Reason, rationalizations, and belief

Jonathan_Swift

The above quote is fairly well known in some circles, but there’s one glaring problem: it’s not true.

Really, this becomes an exercise in hypothesis testing. The quote is a null hypothesis: a person will never be reasoned out of a belief they weren’t reasoned into. To reject the null hypothesis, all we need is one example of this happening.

There are a number of unreasonable beliefs out there to choose from where a person may have come to their senses: conspiracy theories, anti-vaxxers, belief in psychics, etc. But many of these utilize a form of reason (rationalization, or motivated reasoning). They use faulty methods and dishonest selection of evidence, but it’s still an attempt at reason.

At the risk of offending readers, the primary example of something a person is not “reasoned into” is religion. The single greatest predictor of one’s religion is the religion of their parents. The second greatest predictor is the geography into which a person is born. Religion is overwhelmingly an inherited trait.

And yet, people are capable of using reason to escape insular (Amish) and cultish (Scientology) beliefs systems. Despite being born into these belief systems, indoctrination from an early age, active avoidance of conflicting ideas or information, and the threat of shunning from friends and family, there are still people who use reason and critical thinking to eventually shake themselves free of their mental imprisonment.

It’s incredible, commendable, and brave in the face of the social retribution they face. But most importantly it discredits the quote of the day.

I understand the sentiment behind the quote. It can be frustrating to engage with a person that either can’t or won’t see reason and it becomes easier to simply “write them off” as a lost cause. Leon Festinger’s book When Prophecy Fails details the mental gymnastics of a UFO cult when faced with a failure of their prediction. Rather than admit they had been wrong, or believed something false, they pivoted the claim and continued in their (revised) belief anyway.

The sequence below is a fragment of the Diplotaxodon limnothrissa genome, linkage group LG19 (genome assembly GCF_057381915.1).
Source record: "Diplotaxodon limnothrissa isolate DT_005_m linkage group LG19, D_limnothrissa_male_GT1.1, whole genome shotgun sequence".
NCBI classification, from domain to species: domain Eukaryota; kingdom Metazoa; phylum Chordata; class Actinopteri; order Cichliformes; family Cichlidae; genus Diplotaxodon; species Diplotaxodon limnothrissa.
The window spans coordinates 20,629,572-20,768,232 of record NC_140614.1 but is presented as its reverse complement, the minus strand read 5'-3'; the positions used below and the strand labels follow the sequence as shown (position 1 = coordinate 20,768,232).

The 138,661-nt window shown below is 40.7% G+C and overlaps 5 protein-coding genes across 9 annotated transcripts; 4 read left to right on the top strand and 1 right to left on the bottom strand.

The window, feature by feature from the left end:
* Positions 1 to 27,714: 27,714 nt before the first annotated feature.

This can be maddening to see from the outside.

One thing to keep in mind is that beliefs are intertwined and seldom stand alone. This is one reason for the persistence of a belief in the face of damning evidence, and what makes leaving a belief such a difficult feat. For example, one’s opinion on capital punishment has strong correlations with opinions on prison policy and 2nd Amendment rights. Opinions on foreign policy and military matters tend to correlate, as well. Our beliefs are like a ball of yarn, or a loose knot comprised of multiple threads- it is very difficult to tug on one isolated thread (belief) without jostling the whole thing. Separating beliefs from one another can be time-consuming, distressing, and a lot of hard work! But it can be done if the belief holder wants to put in the effort.

It would be more accurate to say that it is useless to try and reason with somebody if they refuse to consider and revise their beliefs (doxastically closed).

One thought on “Reason, rationalizations, and belief

  1. I’m liking your blog man. funny, the main aim of my blog is to try and reason people out of unreasonable positions. I fully agree it is possible and happens more frequently than one would assume. good post

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